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Published June 21, 2024

Cheney, White House must bow to GAO request

Will the members of the Privy Council please report to the White House?

In the days when English kings ruled with absolute and often oppressive power, an elite group of royal advisers fortunate enough to have the monarch’s confidence gathered in secret to decide policy, forge alliances, set taxes and dispense final judgment in the most important legal disputes.

Conspicuously absent from those meetings were the common people who would be governed by the policies, fight the wars, pay the taxes and live under the harsh rules of English law.

Now, an American head of state is asserting the authority to return to such a system of unaccountable elites playing their irresponsible power games.

In the first case of its kind in U.S. history, the General Accounting Office, Congress’ investigative and enforcement arm, announced Tuesday it will sue Vice President Dick Cheney for refusing to release the names of energy industry executives – including leaders of now-defunct Enron – who advised the president last year on the nation’s energy policy. Cheney has rejected repeated GAO requests for documents and notes describing the substance of those meetings.

Cheney and President George W. Bush have both said the GAO’s request would destroy their ability to hold confidential advisory meetings and obtain “unvarnished” outside policy recommendations.

But “unvarnished” opinions are exactly what a president should avoid – in fact, should be prevented from soliciting – when “unvarnished” connotes policy advice for which the adviser intends never to be held accountable.

The United States has a president, not a king. The difference between the two is that a king has all-encompassing authority that can only be checked by armed force, while a president has limited authority and is held accountable by elections. But if that popular accountability is to be preserved, the people must know who has their president’s ear and what advice those privileged few have given.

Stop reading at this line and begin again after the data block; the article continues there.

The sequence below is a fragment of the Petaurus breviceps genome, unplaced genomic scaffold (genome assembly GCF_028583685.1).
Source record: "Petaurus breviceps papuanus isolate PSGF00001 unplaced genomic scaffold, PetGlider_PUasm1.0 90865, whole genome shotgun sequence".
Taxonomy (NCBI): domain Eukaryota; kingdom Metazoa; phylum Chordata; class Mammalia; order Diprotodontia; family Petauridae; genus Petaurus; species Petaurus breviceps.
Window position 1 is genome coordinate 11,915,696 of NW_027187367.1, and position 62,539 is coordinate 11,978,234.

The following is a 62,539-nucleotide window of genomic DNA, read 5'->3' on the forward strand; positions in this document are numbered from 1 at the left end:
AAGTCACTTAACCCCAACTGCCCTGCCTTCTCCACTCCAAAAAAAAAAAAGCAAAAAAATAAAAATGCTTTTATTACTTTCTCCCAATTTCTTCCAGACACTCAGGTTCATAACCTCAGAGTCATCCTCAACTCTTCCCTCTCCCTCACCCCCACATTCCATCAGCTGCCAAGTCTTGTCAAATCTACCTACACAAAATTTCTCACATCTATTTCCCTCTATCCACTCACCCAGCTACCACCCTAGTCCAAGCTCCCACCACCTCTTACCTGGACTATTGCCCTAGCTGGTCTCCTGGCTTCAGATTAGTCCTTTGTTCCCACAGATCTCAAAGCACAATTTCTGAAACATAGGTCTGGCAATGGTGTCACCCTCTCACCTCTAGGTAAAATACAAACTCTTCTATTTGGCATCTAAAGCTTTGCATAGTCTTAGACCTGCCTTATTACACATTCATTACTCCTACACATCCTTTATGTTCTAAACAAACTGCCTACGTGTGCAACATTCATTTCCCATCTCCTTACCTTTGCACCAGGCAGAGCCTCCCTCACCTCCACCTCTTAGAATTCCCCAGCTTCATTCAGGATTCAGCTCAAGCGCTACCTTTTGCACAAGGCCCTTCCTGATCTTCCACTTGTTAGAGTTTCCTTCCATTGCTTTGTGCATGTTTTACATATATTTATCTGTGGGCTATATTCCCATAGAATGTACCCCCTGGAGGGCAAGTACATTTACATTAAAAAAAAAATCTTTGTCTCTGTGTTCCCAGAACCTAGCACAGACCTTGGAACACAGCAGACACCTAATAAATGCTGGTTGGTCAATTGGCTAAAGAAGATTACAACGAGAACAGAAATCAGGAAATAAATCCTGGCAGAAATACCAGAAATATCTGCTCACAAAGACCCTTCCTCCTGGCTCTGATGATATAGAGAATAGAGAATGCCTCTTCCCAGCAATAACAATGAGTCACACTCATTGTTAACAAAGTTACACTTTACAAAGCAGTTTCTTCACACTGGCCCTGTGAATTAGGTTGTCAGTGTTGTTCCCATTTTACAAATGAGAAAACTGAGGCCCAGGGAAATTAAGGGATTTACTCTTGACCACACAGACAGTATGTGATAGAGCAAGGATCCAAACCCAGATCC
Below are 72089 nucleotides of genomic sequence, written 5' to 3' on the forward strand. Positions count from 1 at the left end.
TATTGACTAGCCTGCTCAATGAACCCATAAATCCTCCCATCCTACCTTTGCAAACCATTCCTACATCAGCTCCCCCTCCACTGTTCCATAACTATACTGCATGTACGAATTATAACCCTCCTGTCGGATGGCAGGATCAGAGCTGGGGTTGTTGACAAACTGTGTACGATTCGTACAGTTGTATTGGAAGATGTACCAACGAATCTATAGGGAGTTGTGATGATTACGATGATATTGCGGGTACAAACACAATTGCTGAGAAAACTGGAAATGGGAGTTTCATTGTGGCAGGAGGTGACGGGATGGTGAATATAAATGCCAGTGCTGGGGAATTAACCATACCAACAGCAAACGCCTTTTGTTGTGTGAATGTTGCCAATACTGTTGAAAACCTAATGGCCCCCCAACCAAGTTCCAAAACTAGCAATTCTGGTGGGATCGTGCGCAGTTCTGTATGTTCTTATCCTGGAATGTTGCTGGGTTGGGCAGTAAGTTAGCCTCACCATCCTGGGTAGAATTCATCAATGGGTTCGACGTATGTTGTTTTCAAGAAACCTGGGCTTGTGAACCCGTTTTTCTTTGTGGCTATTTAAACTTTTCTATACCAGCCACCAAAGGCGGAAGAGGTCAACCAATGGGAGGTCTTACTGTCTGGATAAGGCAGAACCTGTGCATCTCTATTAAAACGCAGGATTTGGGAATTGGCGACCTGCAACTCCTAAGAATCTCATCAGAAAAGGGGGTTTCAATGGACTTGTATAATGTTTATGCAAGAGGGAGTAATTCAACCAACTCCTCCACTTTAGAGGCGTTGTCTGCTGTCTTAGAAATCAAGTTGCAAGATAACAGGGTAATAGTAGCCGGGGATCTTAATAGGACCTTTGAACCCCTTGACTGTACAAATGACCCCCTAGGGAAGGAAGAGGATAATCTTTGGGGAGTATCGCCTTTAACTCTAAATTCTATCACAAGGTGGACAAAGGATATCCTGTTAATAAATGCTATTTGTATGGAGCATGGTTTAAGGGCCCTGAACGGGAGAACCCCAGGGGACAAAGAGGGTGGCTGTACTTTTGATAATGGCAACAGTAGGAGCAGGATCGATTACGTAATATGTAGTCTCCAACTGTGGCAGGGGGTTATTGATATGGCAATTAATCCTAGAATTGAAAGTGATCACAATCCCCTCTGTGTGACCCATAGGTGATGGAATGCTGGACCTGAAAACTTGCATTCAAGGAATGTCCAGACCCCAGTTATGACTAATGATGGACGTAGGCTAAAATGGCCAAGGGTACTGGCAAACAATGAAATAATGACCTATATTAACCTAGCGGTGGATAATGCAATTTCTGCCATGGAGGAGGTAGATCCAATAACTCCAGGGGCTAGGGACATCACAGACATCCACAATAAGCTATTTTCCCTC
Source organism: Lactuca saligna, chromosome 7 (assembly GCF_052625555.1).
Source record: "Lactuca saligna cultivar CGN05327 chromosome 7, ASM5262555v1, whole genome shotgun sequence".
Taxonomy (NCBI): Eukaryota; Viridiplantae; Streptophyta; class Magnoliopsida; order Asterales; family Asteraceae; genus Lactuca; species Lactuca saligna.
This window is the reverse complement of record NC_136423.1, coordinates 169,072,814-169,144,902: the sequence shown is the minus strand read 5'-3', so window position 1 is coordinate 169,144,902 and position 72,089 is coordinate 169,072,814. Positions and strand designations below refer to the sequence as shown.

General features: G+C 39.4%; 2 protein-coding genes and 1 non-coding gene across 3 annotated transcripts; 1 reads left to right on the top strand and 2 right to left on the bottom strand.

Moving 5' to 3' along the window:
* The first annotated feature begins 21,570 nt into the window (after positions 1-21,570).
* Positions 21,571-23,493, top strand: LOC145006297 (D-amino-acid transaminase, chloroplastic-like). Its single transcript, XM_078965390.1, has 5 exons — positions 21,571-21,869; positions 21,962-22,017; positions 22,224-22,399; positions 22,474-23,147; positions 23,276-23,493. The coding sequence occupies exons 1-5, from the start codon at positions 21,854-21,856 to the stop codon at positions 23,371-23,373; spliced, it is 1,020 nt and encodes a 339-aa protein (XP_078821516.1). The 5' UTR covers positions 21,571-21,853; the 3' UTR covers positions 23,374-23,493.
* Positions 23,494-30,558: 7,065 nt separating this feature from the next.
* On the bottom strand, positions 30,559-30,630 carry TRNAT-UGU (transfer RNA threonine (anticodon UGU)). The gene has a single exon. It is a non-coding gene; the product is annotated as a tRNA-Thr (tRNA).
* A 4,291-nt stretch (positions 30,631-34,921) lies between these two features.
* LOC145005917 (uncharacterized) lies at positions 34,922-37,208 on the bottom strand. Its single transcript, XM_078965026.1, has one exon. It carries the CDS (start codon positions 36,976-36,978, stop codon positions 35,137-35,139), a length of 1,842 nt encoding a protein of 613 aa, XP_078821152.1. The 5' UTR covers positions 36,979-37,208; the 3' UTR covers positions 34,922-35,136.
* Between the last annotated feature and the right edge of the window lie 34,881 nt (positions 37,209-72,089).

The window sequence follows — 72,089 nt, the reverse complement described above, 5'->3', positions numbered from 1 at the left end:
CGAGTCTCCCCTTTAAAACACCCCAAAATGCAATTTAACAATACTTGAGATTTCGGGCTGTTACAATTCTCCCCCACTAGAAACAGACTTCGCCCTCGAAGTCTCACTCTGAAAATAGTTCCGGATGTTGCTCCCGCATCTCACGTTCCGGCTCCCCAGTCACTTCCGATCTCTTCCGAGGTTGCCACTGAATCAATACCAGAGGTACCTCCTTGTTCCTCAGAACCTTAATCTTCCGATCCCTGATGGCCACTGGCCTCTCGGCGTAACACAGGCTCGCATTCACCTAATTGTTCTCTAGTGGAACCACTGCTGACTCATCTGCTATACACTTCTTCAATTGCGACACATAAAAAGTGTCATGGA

Enron executives have access to the president in ways the average citizen does not, but every American is affected by the energy policies those meetings produce. The White House must therefore disclose the content of those discussions to allow public opinion, congressional action and election returns to check the influence of corporate elites.

Particularly when the nation’s energy policy appears to have been based on advice from the leaders of a now-bankrupt company, the American people are entitled to know who recommended particular policy decisions and to exercise, through their representatives in Congress, their right to control their chief executive’s decisions.

The bridge from English kings and nobles meeting in secret to the American tradition of a publicly answerable policy process was designed by John Locke’s legendary writings, which require that a just government “have one rule for rich and poor, for the favourite at Court, and the countryman at plough.” A free nation’s laws, Locke wrote, “ought to be designed for no other end ultimately but the good of the people.”

Privy Councils and smoke-filled rooms are equally abhorrent to this nation’s Constitution. The GAO deserves every American’s support as it reins in the White House’s refusal to respect its true masters.

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